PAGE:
When we need to determine the amount of an unknown substance, we usually can use direct titration with a reactant.
Sometimes the reaction involves solids or gaseous products, so direct titration is not feasible or difficult to measure.
We can then use back titration to determine the amount of substance, where an excess known amount of reagent is reacted with this substance, then the remaining amount of reagent is determined with another reaction via titration.
Let's use an example to illustrate this.
To better visualise the process, students are strongly encouraged to draw the experimental diagram and fill in all the information such as volume and concentration.
This way we can refer to the diagram instead of the question when we do the calculations.
We also need the balanced equations for all reactions taking place so that we can use the mole ratios for calculation.
From the diagram, we can start with the titration first and determine the amount of NaOH used.
Then using mole ratio from reaction 2, we can work backwards (hence the name back titration) and determine the amount of H2SO4 that reacts with NaOH.
We can also calculate the total amount of H2SO4 used.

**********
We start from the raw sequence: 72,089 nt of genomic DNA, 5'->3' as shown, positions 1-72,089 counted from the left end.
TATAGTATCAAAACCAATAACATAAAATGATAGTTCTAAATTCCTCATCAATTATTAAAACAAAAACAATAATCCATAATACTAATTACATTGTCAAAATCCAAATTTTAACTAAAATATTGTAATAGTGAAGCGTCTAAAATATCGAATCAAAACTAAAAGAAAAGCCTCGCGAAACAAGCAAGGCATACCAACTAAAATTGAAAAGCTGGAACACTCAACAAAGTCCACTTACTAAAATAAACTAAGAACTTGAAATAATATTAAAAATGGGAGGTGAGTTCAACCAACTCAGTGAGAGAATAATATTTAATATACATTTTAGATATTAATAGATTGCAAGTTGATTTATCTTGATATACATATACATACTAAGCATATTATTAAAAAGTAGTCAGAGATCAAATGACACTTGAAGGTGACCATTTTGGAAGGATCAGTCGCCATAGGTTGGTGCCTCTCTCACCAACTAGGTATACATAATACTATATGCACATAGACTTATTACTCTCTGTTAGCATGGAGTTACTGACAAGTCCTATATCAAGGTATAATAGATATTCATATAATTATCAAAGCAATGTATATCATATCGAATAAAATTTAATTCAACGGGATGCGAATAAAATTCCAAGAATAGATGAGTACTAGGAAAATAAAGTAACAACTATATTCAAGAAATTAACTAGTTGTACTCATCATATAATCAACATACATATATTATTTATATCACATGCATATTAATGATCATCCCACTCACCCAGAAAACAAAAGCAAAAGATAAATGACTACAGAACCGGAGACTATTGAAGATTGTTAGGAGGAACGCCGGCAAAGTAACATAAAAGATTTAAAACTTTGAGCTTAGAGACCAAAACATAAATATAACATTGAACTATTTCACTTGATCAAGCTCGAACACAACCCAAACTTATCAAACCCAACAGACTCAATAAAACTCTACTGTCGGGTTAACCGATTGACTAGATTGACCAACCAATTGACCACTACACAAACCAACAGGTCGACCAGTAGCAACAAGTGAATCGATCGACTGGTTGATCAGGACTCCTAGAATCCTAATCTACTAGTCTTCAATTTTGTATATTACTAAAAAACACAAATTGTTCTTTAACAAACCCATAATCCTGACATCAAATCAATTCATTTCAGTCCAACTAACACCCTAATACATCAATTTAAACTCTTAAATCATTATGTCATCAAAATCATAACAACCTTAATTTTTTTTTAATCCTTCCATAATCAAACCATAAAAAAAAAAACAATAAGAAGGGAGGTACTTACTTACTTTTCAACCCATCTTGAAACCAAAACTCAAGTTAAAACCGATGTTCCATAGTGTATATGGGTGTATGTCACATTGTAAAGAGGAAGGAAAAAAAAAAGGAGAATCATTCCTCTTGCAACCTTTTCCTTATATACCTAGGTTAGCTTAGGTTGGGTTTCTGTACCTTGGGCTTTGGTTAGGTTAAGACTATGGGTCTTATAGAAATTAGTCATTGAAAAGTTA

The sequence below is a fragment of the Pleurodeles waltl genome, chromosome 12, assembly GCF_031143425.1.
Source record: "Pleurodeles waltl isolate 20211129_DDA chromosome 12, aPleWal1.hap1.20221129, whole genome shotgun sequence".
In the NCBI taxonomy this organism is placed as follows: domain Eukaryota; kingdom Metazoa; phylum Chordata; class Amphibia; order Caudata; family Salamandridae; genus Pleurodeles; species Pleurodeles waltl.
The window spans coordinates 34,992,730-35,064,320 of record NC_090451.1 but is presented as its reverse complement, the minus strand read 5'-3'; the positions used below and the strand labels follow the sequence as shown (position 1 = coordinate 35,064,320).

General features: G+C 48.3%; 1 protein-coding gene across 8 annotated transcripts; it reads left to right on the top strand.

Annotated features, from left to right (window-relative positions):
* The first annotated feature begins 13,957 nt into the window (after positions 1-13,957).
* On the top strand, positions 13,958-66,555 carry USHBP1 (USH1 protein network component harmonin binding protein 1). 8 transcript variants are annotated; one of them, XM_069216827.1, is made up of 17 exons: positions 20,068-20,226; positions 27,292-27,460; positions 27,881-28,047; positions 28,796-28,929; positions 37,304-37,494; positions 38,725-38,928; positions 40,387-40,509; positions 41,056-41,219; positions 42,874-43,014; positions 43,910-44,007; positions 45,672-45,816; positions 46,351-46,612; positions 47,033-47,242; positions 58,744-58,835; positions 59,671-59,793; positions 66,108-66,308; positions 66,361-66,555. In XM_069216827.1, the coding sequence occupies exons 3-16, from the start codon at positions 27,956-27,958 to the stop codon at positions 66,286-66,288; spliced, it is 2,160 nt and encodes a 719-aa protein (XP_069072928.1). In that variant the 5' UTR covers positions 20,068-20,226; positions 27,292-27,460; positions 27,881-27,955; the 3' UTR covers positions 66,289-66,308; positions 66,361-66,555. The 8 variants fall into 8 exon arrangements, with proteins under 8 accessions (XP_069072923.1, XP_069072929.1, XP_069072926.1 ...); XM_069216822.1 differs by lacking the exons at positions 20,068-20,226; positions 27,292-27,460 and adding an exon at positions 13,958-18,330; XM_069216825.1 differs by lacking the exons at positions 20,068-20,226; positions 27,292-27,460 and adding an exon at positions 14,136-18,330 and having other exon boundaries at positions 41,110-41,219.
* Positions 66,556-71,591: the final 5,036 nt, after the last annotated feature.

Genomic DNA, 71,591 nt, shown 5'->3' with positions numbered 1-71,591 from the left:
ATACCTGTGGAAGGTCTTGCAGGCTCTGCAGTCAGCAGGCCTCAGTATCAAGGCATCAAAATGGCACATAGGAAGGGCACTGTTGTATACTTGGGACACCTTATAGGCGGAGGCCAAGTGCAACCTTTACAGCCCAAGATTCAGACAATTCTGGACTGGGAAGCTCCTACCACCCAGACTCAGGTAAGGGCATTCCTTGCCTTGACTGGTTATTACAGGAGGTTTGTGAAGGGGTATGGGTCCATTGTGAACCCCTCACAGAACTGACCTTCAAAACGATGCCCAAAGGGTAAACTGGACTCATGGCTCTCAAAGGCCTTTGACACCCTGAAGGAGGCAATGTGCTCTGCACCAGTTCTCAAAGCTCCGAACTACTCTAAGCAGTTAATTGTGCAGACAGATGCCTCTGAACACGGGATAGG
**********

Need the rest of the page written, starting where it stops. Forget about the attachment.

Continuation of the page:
We know that part of the total amount of H2SO4 added has reacted with X, and the remaining amount of H2SO4 reacted with NaOH.
This means that the amount of H2SO4 that reacts with X will be the total amount of H2SO4 less amount of H2SO4 that reacted with NaOH.
We can then use mole ratio from reaction 1 to determine amount and molar mass of X.
Using the answer 24.0 g mol-1 and Periodic Table, we can find the Group 2 metal with the closest mass number, ie Magnesium with relative atomic mass of 24.3.
For the detailed step-by-step discussion on how to answer back titration questions, check out this video!
Topic: Mole Concept, Physical Chemistry, A Level Chemistry, Singapore
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